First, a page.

Thank you to the talented Lucy Cameron for handing over the My Writing Process blog baton. My answers continue the relay race and I also recommend you have a look around Lucy’s site and follow her on Twitter @lucycam78, to see what she’s up to.
1. What are you currently working on?
I completed my second novel, ‘Monsoons and Marigolds’, and started a third last October but since then I have been dis-satisfied with the second and decided to re-write it, changing the narrative, the structure and the themes. It’s a young woman’s rite of passage set in Nepal during the political upheaval of the late 1990s and involves her coming to terms with her PTSD by re-living and re-telling the story of her betrayal, capture and torture.
2. How does my work differ from others in my genre?
All three novels share my interest in psychology and mental health issues but fall into different genres. The first two are contemporary drama and the third a crime novel. I’m particularly interested in the darker side of human nature and human existence; how we’re cobbled together, what makes us fall apart and what puts us back together. I am also interested in people’s spiritual beliefs, the impact these have on their judgements and behaviours, and on the people they interact with.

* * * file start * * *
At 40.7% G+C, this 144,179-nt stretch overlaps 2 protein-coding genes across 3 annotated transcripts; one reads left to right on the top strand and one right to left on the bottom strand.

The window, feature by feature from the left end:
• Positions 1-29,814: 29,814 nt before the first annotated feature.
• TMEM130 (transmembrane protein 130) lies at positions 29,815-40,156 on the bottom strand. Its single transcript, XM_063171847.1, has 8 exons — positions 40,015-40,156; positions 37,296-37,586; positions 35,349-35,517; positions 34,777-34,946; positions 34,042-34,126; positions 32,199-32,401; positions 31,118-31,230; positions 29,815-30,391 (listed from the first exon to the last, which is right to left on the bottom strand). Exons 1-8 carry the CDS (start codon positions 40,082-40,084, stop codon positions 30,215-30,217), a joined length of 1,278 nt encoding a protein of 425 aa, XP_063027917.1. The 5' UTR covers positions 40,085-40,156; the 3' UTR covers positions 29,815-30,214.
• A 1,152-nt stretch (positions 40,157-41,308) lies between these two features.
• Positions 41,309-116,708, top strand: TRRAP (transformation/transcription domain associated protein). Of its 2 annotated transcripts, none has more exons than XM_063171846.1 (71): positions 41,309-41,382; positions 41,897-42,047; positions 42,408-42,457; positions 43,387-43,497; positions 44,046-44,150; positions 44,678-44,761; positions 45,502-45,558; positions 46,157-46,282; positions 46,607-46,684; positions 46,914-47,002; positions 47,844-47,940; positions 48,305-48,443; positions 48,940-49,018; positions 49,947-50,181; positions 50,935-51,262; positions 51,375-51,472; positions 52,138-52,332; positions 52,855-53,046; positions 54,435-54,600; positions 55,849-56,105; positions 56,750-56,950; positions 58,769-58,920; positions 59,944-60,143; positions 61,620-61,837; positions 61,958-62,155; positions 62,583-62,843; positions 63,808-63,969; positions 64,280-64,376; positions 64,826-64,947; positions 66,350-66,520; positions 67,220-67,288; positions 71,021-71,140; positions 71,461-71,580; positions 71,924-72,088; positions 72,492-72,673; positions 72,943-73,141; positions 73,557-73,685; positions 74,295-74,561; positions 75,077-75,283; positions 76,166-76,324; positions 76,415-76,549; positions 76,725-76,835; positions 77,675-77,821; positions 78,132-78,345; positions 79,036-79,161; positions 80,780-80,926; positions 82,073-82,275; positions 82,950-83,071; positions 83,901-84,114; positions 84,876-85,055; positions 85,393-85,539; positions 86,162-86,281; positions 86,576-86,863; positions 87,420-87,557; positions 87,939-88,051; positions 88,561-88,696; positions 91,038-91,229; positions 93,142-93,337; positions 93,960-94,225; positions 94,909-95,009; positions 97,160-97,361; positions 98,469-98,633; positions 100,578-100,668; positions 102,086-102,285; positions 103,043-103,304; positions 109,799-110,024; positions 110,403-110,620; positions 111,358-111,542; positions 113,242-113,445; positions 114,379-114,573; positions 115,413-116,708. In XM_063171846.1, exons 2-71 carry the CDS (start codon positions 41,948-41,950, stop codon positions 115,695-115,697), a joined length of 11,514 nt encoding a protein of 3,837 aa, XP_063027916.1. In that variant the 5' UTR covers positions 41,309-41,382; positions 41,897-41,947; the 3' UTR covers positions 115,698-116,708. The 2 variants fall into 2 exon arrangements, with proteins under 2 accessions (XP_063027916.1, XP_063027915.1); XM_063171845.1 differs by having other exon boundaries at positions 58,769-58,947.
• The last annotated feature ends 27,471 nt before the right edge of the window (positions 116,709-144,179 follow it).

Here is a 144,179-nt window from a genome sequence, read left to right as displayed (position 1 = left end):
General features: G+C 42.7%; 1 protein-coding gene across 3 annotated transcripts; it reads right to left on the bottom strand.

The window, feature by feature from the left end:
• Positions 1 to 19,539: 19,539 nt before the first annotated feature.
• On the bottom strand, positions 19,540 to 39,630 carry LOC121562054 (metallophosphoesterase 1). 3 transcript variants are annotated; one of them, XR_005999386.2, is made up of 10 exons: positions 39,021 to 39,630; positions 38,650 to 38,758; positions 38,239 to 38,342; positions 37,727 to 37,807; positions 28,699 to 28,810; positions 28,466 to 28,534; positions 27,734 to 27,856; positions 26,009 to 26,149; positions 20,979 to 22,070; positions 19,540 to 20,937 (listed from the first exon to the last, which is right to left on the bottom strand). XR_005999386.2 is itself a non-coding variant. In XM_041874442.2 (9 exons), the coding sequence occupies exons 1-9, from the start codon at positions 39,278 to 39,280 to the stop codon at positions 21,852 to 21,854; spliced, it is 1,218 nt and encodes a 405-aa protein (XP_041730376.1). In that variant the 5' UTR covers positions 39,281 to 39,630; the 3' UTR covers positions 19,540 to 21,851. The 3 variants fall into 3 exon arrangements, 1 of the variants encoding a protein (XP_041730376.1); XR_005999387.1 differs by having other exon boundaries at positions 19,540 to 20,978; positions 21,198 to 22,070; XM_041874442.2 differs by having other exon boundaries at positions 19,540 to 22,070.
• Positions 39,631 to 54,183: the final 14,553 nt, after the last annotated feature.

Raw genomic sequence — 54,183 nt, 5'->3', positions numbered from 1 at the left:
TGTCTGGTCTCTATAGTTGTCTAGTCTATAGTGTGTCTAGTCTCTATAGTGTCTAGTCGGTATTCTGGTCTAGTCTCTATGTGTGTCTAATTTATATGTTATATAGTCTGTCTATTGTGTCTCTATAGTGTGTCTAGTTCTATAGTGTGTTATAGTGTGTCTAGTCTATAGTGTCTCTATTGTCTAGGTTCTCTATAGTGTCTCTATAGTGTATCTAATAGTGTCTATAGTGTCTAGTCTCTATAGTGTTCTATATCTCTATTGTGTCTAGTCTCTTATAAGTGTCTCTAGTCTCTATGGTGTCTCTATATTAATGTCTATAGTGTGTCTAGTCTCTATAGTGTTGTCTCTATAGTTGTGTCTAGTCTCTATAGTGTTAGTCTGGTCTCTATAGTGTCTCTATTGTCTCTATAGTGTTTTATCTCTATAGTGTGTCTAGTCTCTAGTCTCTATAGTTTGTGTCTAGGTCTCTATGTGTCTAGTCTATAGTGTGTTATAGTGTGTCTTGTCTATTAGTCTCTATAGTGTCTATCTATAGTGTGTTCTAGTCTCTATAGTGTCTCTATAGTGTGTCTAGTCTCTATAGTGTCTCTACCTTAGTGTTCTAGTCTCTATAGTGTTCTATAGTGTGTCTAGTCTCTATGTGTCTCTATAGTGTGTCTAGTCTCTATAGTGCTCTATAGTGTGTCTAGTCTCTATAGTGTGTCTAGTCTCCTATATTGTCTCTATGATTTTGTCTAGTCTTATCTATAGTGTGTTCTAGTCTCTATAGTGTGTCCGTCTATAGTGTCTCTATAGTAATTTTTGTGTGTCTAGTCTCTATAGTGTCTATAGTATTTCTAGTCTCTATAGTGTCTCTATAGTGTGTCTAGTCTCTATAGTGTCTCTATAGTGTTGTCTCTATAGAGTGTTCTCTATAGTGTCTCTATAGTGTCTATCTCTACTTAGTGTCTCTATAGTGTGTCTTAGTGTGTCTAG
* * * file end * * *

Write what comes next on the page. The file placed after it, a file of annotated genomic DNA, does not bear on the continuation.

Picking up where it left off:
3. Why do I write what I do?
I’ve had small successes with my poems but I’m still finding my ‘voice’ as a prose writer so like trying different genres, different forms of writing, different approaches. I enjoy stretching myself and feeling that zing when I discover something new in myself or a new way to write.
4. How does my writing process work?
I start with a germ of an idea, something quite concrete, and let it percolate for a while then gradually build up details, envisage scenes, hot-seat characters, develop themes, do research and eventually end up with a plot. For the first novel I had an image of an older woman in a mental hospital and wanted to know why she was there. For the second, I worked as a volunteer in Nepal where a young man gave me a key-ring; the key-ring is a gift given to the main character by her lover. In the third an image of a Euro-Chinese guy dressed in black taking revenge on his father came from something I read in an article about feng shui
5. What’s new from you?
I’m involved with a co-operative called Wagtongues, who promote writing and writers in Dumfries and Galloway. We’ve been doing this at venues across the region and are moving into Carlisle Sat 6 Sept. I was involved in the Kirkudbright Arts and Craft Trail 4 August, I’ve got two poems published in Southlight magazine coming out 14 Sept and another in ‘Making Waves’, an anthology from the Federation of Writers (Scotland).
And now it’s the turn of Jayne Baldwin. All the best xxx